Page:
By Russ Banham
Across industry sectors today, companies are mobilizing for a fourth industrial revolution, a digital transformation combining physical operations with virtual technologies like predictive analytics, artificial intelligence (AI), and the Internet of Things (IoT) to increase operating efficiencies, reduce costs, and make more insightful, data-driven decisions.
By evolving current business and operating models, the hope is that positive changes can be reaped in the products or services a company offers, and how it interfaces with customers and delivers on these interactions. Not surprisingly, given these varied benefits, nearly every company (94 percent) in an October 2018 global survey by Deloitte has made digital transformation a top strategic objective.
Yet a lesser number (68 percent) of survey respondents see digital transformation as an avenue for profitability. Other studies express similar muddles. A global survey on digital transformation by McKinsey & Co. in October 2018 indicates that more than eight in 10 respondents have been pursuing such change initiatives for the past five years, but success has proved elusive, with fewer than one-third reporting an improvement in business performance.
These findings compare favorably with a recent study by Dell Technologies indicating that while digital transformation is a corporate priority, progress is slow. The survey reveals that only 5 percent of respondents are “digital leaders,” yet an astonishing 91 percent of them say they continue to confront “persistent barriers” in their transformations.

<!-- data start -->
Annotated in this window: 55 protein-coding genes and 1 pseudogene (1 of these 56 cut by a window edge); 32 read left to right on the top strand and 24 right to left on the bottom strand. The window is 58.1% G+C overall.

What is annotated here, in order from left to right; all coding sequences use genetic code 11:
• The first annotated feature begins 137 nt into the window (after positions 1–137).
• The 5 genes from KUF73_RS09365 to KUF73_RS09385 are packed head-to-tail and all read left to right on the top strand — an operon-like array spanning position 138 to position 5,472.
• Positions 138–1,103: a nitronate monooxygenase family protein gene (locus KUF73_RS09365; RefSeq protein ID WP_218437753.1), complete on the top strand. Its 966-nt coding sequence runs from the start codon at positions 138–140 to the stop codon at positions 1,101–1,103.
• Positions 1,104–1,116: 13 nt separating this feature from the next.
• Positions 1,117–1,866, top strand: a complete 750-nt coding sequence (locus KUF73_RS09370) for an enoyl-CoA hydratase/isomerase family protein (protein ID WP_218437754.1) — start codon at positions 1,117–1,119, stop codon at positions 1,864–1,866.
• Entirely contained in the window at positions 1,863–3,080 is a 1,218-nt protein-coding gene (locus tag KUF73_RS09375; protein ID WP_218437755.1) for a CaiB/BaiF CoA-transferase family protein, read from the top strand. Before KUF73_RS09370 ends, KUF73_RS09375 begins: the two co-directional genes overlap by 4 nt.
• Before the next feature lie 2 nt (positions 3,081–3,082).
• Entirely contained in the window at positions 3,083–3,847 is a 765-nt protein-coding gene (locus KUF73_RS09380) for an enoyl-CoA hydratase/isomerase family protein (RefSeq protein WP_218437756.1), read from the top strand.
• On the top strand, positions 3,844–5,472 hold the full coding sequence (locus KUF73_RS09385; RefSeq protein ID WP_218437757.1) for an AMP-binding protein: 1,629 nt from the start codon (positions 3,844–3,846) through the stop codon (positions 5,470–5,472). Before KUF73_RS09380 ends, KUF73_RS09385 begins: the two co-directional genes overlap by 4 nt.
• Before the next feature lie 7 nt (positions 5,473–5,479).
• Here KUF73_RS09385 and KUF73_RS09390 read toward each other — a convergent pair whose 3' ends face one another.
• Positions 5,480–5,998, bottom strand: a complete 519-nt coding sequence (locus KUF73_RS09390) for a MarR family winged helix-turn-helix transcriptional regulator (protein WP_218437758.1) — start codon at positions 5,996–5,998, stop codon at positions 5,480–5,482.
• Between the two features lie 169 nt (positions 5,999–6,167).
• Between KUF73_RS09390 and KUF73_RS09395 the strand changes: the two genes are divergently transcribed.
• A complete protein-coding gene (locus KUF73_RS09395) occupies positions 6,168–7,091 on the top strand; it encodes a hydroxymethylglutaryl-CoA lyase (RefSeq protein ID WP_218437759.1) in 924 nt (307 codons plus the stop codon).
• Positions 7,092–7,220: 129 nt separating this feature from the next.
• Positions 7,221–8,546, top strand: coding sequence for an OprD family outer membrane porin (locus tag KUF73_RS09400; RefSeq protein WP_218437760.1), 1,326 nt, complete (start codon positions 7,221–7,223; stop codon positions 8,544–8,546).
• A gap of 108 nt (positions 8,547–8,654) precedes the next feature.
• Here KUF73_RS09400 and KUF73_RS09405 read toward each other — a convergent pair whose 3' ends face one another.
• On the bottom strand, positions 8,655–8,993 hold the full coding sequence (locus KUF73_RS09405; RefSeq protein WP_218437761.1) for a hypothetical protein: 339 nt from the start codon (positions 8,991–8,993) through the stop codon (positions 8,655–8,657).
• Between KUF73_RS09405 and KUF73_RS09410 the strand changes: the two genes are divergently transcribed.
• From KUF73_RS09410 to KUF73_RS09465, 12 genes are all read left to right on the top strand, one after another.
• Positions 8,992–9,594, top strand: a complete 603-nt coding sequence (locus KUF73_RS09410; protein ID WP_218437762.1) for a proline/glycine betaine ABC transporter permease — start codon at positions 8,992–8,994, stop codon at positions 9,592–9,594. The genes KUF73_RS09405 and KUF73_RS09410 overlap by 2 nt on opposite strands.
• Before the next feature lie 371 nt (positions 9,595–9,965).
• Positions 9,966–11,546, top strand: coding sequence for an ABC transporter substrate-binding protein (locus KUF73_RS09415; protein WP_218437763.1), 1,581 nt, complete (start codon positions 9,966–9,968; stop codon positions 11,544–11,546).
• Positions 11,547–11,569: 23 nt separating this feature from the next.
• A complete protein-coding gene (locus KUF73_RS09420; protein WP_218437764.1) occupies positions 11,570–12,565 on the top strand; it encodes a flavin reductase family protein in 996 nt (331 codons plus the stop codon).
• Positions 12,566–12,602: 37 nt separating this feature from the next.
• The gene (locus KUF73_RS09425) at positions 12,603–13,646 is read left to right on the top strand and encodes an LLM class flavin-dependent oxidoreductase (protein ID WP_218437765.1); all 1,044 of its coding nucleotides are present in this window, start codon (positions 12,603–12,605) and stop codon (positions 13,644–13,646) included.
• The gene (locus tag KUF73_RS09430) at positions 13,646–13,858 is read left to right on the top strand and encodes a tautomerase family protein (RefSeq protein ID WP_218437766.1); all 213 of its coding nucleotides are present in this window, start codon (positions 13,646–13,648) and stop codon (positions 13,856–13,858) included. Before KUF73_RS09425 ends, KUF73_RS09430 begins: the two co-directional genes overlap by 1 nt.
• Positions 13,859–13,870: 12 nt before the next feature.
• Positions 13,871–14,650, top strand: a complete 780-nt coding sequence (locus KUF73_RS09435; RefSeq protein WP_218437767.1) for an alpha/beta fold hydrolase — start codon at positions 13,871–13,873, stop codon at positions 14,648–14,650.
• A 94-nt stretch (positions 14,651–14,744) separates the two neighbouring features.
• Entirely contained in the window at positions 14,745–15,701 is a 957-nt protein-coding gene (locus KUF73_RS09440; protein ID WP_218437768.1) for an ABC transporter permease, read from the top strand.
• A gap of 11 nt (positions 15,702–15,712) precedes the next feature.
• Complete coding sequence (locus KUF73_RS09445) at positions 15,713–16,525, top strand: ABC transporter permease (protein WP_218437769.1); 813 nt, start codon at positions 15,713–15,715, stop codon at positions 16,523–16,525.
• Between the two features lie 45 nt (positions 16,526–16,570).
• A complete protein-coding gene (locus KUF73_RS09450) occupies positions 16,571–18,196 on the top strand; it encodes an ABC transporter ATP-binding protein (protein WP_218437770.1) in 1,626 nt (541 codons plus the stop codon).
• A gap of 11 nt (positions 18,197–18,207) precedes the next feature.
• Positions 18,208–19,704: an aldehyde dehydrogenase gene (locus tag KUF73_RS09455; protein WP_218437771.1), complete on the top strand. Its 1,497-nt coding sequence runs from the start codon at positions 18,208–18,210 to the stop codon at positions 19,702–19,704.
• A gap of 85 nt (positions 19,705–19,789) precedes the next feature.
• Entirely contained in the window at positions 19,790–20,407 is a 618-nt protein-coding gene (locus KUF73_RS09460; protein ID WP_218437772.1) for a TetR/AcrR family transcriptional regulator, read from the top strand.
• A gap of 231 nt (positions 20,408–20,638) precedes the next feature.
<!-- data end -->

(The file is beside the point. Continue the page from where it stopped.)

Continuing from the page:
A follow-up survey by Deloitte in March 2019 strikes the same chord, indicating that only 50 percent of companies considered to be “digitally mature”—or well along in their digital transformation—report net profit margins and revenues above average for their industry. Only 17 percent of “lower maturity organizations”—companies whose digital transformations have just begun—report above average net margins, while 19 percent of these companies report above average revenues. These surveys, while painting a bright future for companies that digitally transform, indicate some steep bumps along the way.
The report suggests several reasons why digital transformation success is lagging, including meager capital budgets, technological immaturity, and less-than-rousing executive sponsorship. “Functional leaders and teams cannot drive effective transformation without support from the organization’s leadership,” the report states. “Maximized business income depends on effective execution.”